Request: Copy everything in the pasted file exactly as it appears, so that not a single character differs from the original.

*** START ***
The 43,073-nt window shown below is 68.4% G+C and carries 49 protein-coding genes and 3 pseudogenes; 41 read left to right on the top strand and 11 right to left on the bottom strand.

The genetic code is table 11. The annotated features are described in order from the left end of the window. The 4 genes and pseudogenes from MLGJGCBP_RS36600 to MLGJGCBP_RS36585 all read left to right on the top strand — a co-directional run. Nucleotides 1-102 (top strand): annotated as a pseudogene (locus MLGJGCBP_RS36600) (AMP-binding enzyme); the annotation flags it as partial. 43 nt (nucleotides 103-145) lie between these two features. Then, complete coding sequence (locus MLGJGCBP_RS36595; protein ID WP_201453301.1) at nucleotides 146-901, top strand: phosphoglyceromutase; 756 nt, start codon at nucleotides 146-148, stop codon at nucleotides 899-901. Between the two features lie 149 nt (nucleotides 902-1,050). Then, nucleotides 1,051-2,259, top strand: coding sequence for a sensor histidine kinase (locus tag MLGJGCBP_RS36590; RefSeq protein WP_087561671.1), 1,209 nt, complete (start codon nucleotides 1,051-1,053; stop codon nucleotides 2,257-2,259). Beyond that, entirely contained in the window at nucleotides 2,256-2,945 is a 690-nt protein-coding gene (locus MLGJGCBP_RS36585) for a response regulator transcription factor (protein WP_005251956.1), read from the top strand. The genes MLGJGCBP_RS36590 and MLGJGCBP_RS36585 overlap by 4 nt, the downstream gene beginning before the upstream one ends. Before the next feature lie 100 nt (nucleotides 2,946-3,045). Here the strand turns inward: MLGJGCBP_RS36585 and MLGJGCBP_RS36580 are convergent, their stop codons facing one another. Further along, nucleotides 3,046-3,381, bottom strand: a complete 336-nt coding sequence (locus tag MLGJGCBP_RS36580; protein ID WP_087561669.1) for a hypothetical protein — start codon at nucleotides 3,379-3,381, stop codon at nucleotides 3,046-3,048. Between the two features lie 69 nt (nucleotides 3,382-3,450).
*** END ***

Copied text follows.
The 43,073-nt window shown below is 68.4% G+C and carries 49 protein-coding genes and 3 pseudogenes; 41 read left to right on the top strand and 11 right to left on the bottom strand.

The genetic code is table 11. The annotated features are described in order from the left end of the window. The 4 genes and pseudogenes from MLGJGCBP_RS36600 to MLGJGCBP_RS36585 all read left to right on the top strand — a co-directional run. Nucleotides 1-102 (top strand): annotated as a pseudogene (locus MLGJGCBP_RS36600) (AMP-binding enzyme); the annotation flags it as partial. 43 nt (nucleotides 103-145) lie between these two features. Then, complete coding sequence (locus MLGJGCBP_RS36595; protein ID WP_201453301.1) at nucleotides 146-901, top strand: phosphoglyceromutase; 756 nt, start codon at nucleotides 146-148, stop codon at nucleotides 899-901. Between the two features lie 149 nt (nucleotides 902-1,050). Then, nucleotides 1,051-2,259, top strand: coding sequence for a sensor histidine kinase (locus tag MLGJGCBP_RS36590; RefSeq protein WP_087561671.1), 1,209 nt, complete (start codon nucleotides 1,051-1,053; stop codon nucleotides 2,257-2,259). Beyond that, entirely contained in the window at nucleotides 2,256-2,945 is a 690-nt protein-coding gene (locus MLGJGCBP_RS36585) for a response regulator transcription factor (protein WP_005251956.1), read from the top strand. The genes MLGJGCBP_RS36590 and MLGJGCBP_RS36585 overlap by 4 nt, the downstream gene beginning before the upstream one ends. Before the next feature lie 100 nt (nucleotides 2,946-3,045). Here the strand turns inward: MLGJGCBP_RS36585 and MLGJGCBP_RS36580 are convergent, their stop codons facing one another. Further along, nucleotides 3,046-3,381, bottom strand: a complete 336-nt coding sequence (locus tag MLGJGCBP_RS36580; protein ID WP_087561669.1) for a hypothetical protein — start codon at nucleotides 3,379-3,381, stop codon at nucleotides 3,046-3,048. Between the two features lie 69 nt (nucleotides 3,382-3,450).